Two weeks ago I had surgery.
It required general anaesthetic and was bloody painful - much more so than I anticipated. Even with pain relief, for about a week I could barely walk. Sitting was a nightmare.
If I'd had a broken leg or my wisdom teeth removed, I would have had no problem being open and honest with my colleagues and the public about why I was out of action.
But I didn't feel comfortable. Why?
Because the surgery was vaginal surgery.
Essentially I had a very large cyst in one of my Bartholin glands. (It affects two per cent of women.) I'd had it for months and it was affecting my life. The surgery required a technique called marsupialisation (slicing the cyst open and then stitching the edges of the cyst to skin).
I had to tell people something, but I was deliberately vague. The general line I gave was that I was having surgery on my "upper upper thigh"...
Me being coy might come as a surprise based on some other topics I've been open about. But it felt a little bit different to talk about something that was happening to me right there and then rather than something I'd dealt with in the past.
Since the surgery I've started to be more open about it. But I've also been giving a lot of thought as to why I was so shy and secretive about it all. I think the answer is that I subscribed to a bit of stigma around it. That this "women's issue" was too private. And it being "invisible" made it easy to be vague about or downplay.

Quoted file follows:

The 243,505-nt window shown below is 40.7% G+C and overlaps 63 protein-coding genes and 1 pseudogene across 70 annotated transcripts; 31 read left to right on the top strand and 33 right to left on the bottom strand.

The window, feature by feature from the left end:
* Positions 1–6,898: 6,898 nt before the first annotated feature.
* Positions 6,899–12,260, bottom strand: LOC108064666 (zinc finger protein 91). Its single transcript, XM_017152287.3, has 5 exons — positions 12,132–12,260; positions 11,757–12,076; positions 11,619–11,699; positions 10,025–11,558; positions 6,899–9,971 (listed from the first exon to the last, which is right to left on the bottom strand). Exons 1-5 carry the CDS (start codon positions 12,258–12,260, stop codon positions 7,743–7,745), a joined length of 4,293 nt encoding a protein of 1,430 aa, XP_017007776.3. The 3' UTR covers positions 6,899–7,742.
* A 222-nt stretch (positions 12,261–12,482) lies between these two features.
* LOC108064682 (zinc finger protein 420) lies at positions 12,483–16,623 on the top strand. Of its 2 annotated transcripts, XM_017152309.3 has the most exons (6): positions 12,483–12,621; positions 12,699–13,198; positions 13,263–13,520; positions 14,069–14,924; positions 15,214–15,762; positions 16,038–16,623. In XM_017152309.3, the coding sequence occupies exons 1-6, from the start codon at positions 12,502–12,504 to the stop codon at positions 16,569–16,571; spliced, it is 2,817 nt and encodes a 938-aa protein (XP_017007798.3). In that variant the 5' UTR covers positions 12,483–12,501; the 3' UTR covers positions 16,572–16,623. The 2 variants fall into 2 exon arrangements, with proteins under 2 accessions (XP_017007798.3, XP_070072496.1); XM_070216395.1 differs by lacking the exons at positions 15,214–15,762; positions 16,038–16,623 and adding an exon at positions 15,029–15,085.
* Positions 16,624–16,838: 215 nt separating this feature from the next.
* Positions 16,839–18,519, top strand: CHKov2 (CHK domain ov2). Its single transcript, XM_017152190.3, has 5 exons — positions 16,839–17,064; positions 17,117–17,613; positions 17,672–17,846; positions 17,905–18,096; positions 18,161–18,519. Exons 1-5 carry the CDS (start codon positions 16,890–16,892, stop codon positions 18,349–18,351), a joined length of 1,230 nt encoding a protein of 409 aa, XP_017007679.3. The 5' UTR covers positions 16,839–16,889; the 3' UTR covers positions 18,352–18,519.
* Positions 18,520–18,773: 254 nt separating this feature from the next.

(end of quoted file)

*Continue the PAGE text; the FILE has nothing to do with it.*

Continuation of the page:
But not being totally upfront about it made it very hard for people to understand exactly why I was in so much pain for so long.
It's a bit late, but I figure it's time to be open about it. So here you have it.
This isn't a pity post. I'm doing heaps better and the pain is largely gone.
But it's been a stark reminder for me that there's still a long way to go in being open about health issues, particularly when they are "invisible". Often those "invisible" health issues are related to women's health or mental health.
It's been a reminder every day there are countless people who are in ongoing pain or recovery - physical and mental - but you'd never know.
I don't expect everyone to speak up about what's going on for them.
But I hope that in being honest about my experience, it might encourage more open conversations about health matters.
Because health matters.
PS. I am happy to answer any questions.
PPS. Thank you to Dr Alex at the Canberra Sexual Health Centre for diagnosing me and for referring me to a specialist.
PPPS. All my talk about pain might give the impression that I didn't have a great surgeon or wasn't warned about what it would entail. I definitely had a great surgeon. She stressed it would be painful. I just chose to hear 'but you will have pain relief' 😅